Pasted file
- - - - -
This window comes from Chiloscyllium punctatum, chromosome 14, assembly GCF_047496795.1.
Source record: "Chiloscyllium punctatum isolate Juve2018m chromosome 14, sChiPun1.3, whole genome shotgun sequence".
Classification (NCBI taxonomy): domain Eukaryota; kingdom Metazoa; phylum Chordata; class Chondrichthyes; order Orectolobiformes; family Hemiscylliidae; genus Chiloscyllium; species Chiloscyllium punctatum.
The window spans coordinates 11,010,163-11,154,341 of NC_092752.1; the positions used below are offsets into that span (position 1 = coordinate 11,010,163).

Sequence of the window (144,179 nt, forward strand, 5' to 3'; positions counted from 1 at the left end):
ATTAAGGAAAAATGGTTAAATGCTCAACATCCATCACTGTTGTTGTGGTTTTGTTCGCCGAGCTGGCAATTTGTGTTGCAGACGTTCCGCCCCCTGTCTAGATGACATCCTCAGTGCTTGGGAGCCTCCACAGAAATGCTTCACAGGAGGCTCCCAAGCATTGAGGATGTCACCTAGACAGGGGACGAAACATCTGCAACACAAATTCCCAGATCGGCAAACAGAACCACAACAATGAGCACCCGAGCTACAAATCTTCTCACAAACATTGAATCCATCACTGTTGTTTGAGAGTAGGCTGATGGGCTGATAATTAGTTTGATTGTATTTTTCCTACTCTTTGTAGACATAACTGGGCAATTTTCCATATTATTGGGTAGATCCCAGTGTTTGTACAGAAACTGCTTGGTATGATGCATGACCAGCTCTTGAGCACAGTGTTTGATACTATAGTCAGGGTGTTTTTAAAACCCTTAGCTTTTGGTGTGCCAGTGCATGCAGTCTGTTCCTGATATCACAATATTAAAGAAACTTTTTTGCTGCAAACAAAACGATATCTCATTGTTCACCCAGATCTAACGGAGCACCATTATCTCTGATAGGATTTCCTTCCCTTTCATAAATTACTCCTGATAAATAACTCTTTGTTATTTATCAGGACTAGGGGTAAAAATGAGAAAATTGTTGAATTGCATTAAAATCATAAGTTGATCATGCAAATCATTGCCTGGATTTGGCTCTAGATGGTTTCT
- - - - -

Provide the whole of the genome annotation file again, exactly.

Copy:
This window comes from Chiloscyllium punctatum, chromosome 14, assembly GCF_047496795.1.
Source record: "Chiloscyllium punctatum isolate Juve2018m chromosome 14, sChiPun1.3, whole genome shotgun sequence".
Classification (NCBI taxonomy): domain Eukaryota; kingdom Metazoa; phylum Chordata; class Chondrichthyes; order Orectolobiformes; family Hemiscylliidae; genus Chiloscyllium; species Chiloscyllium punctatum.
The window spans coordinates 11,010,163-11,154,341 of NC_092752.1; the positions used below are offsets into that span (position 1 = coordinate 11,010,163).

Sequence of the window (144,179 nt, forward strand, 5' to 3'; positions counted from 1 at the left end):
ATTAAGGAAAAATGGTTAAATGCTCAACATCCATCACTGTTGTTGTGGTTTTGTTCGCCGAGCTGGCAATTTGTGTTGCAGACGTTCCGCCCCCTGTCTAGATGACATCCTCAGTGCTTGGGAGCCTCCACAGAAATGCTTCACAGGAGGCTCCCAAGCATTGAGGATGTCACCTAGACAGGGGACGAAACATCTGCAACACAAATTCCCAGATCGGCAAACAGAACCACAACAATGAGCACCCGAGCTACAAATCTTCTCACAAACATTGAATCCATCACTGTTGTTTGAGAGTAGGCTGATGGGCTGATAATTAGTTTGATTGTATTTTTCCTACTCTTTGTAGACATAACTGGGCAATTTTCCATATTATTGGGTAGATCCCAGTGTTTGTACAGAAACTGCTTGGTATGATGCATGACCAGCTCTTGAGCACAGTGTTTGATACTATAGTCAGGGTGTTTTTAAAACCCTTAGCTTTTGGTGTGCCAGTGCATGCAGTCTGTTCCTGATATCACAATATTAAAGAAACTTTTTTGCTGCAAACAAAACGATATCTCATTGTTCACCCAGATCTAACGGAGCACCATTATCTCTGATAGGATTTCCTTCCCTTTCATAAATTACTCCTGATAAATAACTCTTTGTTATTTATCAGGACTAGGGGTAAAAATGAGAAAATTGTTGAATTGCATTAAAATCATAAGTTGATCATGCAAATCATTGCCTGGATTTGGCTCTAGATGGTTTCT